The first in a periodic series of observations about writing.
About three years ago I started a Tumblr as a birthday present to myself. It consists entirely of paragraphs, because while there are tons of sites out there devoted to quotations, they’re mostly one- or two-liners; I didn’t see anything dedicated to the particular juicy pleasures of a well-constructed paragraph. The only words of mine on the entire Tumblr are the summary lines that introduce each entry, and even then, I only include one if context is necessary. And I’m learning two great lessons from writing them.
1. Concision. Depending on where the paragraph falls in the story, a lot of material has to be condensed into a single line. Every nuance of every word has to contribute, and the wrong one can derail an entire intro.
Here’s the summary line for WE WERE LIARS, by e. lockhart:
17-year-old Cadence Sinclair Eastman, eldest grandchild of a rich, beautiful, damaged family, watches as her history professor father leaves her mother for good.
Two things about this:
First, the original line had an adverb modifying the word “damaged.” I took it out because WE WERE LIARS has a huge, delicious twist, and I realize as soon as I published it that the adverb came way too close to giving it away.
Second, I added and deleted and added and deleted the phrase “history professor” from the description of Cadence’s father. From a concision standpoint, I’d prefer to leave it out, but the class distinction between Cadence’s mother’s family and her father is the driving force behind the dissolution of the marriage. Given our general cultural assumptions about the income difference between a history professor and a financier, I left it in to convey that, even subtly.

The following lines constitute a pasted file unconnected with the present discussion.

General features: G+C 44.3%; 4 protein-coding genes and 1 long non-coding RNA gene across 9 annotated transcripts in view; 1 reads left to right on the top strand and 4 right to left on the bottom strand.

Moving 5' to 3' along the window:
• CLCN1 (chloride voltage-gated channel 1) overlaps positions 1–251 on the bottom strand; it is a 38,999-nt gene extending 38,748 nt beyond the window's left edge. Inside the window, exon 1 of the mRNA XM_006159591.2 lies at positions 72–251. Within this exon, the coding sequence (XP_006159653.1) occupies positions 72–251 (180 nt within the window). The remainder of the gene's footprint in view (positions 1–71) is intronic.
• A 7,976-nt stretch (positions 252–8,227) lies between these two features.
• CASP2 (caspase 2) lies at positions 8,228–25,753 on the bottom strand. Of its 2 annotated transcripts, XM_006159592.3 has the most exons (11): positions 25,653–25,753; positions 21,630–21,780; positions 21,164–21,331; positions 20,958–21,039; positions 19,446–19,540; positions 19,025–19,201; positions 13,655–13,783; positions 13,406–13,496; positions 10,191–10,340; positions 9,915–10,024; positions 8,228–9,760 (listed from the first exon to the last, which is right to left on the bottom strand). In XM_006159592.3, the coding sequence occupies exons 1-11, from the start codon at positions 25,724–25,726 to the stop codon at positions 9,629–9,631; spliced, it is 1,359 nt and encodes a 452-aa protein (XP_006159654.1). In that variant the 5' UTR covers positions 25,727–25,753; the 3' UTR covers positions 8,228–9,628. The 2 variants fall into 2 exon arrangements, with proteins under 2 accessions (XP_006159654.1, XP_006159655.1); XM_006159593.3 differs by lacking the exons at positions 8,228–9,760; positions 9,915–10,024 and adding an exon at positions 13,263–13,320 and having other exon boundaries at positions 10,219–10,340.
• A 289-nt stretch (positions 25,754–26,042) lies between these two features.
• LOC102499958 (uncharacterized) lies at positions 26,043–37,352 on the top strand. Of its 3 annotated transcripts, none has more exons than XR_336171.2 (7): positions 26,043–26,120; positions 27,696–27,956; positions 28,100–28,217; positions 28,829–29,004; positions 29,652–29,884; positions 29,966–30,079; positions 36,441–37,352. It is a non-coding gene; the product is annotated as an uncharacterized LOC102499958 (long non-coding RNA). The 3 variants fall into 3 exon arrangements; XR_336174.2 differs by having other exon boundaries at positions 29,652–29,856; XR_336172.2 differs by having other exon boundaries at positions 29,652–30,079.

2. Point of view. I’m firmly of the belief that you, the reader, shouldn’t be influenced by what I think is great about the paragraph I chose. In the same way that, as a writer, I believe the reader can and should have their own interpretation of my work, as a curator I think the reader should have the chance to experience their own pleasure, instead of me pontificating about mine.
Here’s the first version of the summary line I wrote for CATCH-22:
Captain John Yossarian, the anti-hero of Heller’s absurdist classic about WWII, basks in the pleasures of one of his favorite places.
But here’s the line I went with:
Captain John Yossarian basks in the pleasures of one of his favorite places.
At first blush, “the anti-hero of Heller’s absurdist classic” seems like a pretty uncontroversial way to describe both Yossarian and the book. But it’s still editorial commentary; it tells you what I think about the book, not about the book itself. And who knows? Maybe you don’t think of Yossarian as an anti-hero. Maybe another reader restricts the term “classic” to a time period before the 1960s, or just doesn’t think Catch-22 is one. All perfectly valid responses. By leaving out the editorial commentary, the reader gets an unfiltered experience of the paragraph itself, which is the point.
Both of these things mean I have to consider everything about the words I choose: their various meanings, subtle and not-so-subtle connotations, implied points of view. I have to decide where to draw the lines between the content of my summary and the paragraph, and between my point of view and space for a reader to have their own. Fitting all of those together is a painstaking but fun little puzzle—akin to writing a pitch or a logline (I think)—and one I’m learning a ton from doing.
The upshot: no matter how mundane or task-oriented the thing you’re writing is, approach it with the same discipline and respect you have for your (apparently) more creative writing. Odds are you’ll be a better writer for it.